The American Legal Tech Awards Winners Are…

Here are the overall winners and runner-ups of the first American Legal Technology Awards, which concluded this week.

Award CategoryWinnerRunner UpHonorable Mention
Access to JusticePro Bono NetUpsolveVeronica L. Canton
CourtJudge Scott Schlegel (24th Judicial District Court for the Parish of Jefferson, Louisiana)The Utah Regulatory Sandbox initiativeThe New York Family Offense Petition Program
EnterpriseLiteraUnicourtLegal Decoder
IndividualRita Blandino (Director, Domestic Violence Division at Superior Court of the District of Columbia)Connie BrentonJonathan Pyle
Law DepartmentARMVillageMDRedfin
Law FirmHarrity & Harrity (Patent specialists)Lopp Mathias LawMy Virtual Lawyer
StartupLegalMationBlawxLuminance
TechnologyLawHelp InteractiveLegal DecoderBlackBoiler

The awards were launched in April, just as the pandemic was accelerating, but have been a success nevertheless. The team behind the project has been: Tom Martin, the founder and CEO of LawDroid, law firm founder, Patrick Palace, and US legal academic, Cat Moon.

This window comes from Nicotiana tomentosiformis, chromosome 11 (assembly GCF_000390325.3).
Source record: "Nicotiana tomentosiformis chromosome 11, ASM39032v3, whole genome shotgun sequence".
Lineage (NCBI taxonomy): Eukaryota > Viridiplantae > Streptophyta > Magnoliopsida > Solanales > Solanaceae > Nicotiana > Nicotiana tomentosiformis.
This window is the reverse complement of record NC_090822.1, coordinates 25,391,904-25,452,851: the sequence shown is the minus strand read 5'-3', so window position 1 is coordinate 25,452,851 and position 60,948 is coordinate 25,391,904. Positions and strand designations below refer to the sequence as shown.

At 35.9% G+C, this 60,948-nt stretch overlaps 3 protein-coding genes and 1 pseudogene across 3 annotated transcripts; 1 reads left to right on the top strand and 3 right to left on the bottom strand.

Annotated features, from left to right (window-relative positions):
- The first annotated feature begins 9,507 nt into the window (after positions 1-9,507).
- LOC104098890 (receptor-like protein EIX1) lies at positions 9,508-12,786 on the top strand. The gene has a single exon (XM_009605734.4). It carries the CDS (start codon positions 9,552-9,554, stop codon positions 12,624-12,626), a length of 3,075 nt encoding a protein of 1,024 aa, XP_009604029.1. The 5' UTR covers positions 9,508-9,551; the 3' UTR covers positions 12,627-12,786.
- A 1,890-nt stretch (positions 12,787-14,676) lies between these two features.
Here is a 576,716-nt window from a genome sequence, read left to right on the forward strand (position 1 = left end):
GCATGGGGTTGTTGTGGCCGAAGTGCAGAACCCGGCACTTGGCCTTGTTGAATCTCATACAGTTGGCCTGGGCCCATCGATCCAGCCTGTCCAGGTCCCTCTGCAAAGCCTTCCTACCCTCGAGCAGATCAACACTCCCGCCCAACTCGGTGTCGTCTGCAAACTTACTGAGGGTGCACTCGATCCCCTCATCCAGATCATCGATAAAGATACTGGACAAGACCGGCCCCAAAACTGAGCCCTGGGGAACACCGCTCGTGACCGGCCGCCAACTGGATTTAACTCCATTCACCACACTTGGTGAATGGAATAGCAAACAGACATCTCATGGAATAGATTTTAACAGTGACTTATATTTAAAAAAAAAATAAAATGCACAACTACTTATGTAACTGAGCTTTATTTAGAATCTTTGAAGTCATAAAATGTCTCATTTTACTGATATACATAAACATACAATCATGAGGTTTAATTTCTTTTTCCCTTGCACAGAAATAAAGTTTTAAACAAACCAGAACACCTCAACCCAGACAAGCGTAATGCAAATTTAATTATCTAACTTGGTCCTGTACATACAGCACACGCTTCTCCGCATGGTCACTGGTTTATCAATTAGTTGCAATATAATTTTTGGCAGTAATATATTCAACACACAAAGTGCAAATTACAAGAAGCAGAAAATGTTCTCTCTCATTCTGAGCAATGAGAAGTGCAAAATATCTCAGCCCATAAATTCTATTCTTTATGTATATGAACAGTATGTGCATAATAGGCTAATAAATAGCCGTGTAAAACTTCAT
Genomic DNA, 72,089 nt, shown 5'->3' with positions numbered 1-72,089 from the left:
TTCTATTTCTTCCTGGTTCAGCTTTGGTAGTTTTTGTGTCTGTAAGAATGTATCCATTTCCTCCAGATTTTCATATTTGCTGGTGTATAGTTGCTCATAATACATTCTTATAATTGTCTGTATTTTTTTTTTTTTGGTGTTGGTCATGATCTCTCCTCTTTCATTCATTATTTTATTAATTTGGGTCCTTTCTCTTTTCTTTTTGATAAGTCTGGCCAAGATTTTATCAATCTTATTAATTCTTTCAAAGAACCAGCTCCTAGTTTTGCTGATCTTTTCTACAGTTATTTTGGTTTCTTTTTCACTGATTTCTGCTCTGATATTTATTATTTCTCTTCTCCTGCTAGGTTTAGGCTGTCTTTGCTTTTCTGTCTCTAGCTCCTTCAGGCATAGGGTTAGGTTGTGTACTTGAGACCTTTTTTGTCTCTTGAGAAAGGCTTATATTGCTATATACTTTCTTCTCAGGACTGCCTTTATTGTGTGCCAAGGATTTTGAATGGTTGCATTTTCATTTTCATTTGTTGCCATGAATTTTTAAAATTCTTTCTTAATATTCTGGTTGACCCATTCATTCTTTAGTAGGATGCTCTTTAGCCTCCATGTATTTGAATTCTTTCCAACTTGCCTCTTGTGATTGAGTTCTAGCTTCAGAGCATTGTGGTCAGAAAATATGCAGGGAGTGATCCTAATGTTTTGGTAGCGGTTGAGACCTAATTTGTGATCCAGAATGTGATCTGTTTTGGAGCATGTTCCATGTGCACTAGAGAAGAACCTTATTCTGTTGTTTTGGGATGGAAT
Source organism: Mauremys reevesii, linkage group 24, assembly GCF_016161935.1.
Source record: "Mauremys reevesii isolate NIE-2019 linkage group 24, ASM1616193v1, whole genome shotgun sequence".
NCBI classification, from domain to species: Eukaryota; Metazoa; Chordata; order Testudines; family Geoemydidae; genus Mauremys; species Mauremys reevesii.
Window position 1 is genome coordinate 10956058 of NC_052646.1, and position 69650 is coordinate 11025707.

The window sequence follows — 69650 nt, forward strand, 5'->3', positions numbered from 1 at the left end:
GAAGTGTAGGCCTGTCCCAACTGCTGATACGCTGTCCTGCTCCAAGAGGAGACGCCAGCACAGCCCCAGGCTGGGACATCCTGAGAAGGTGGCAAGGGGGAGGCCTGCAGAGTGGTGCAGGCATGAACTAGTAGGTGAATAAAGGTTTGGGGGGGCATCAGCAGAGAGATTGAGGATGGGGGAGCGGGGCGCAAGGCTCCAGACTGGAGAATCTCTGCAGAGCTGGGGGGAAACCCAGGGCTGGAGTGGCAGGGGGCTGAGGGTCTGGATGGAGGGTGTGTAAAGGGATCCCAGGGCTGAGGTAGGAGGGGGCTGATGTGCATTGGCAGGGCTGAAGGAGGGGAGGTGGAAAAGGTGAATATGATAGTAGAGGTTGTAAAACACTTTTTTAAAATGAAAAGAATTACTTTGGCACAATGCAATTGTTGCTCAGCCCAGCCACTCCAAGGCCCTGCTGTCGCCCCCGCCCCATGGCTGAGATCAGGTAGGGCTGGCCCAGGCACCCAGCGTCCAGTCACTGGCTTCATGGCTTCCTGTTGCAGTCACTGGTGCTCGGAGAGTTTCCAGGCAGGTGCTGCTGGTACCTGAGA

As you can see, there has been a strong A2J aspect. For example, outside of the specific A2J category, the winner of the main technology award was LawHelp Interactive, which enables people to fill out legal documents for free.

And, staying with the A2J theme, ProBono Net won that category, which helps those in need connect with those lawyers wishing to provide pro bono legal services.

LegalMation, a startup that Artificial Lawyer has been covering since they got going, won the prize for its work in the disputes space and its use of NLP/NLG and machine learning approaches.

And, little-known company 🙂 Litera won the enterprise award, beating off Legal Decoder – which does legal billing analysis, and Unicourt – which provides litigation analytics. Legal Decoder almost won in the main technology category as well.

Speaking to Artificial Lawyer, one of the three organisers, Martin, said: ‘If ever there was an example of building a plane while flying it, organising the American Legal Technology Awards felt just like that.

‘While not without turbulence, having Cat Moon and Patrick Palace as co-founders made the ride exhilarating and fun. In a time filled with bad news, we had the pleasure of working with amazing judges and media partners to shine a light on the best examples of legal innovation. They make me hopeful for the future, and, in times like these, that’s welcome encouragement.’

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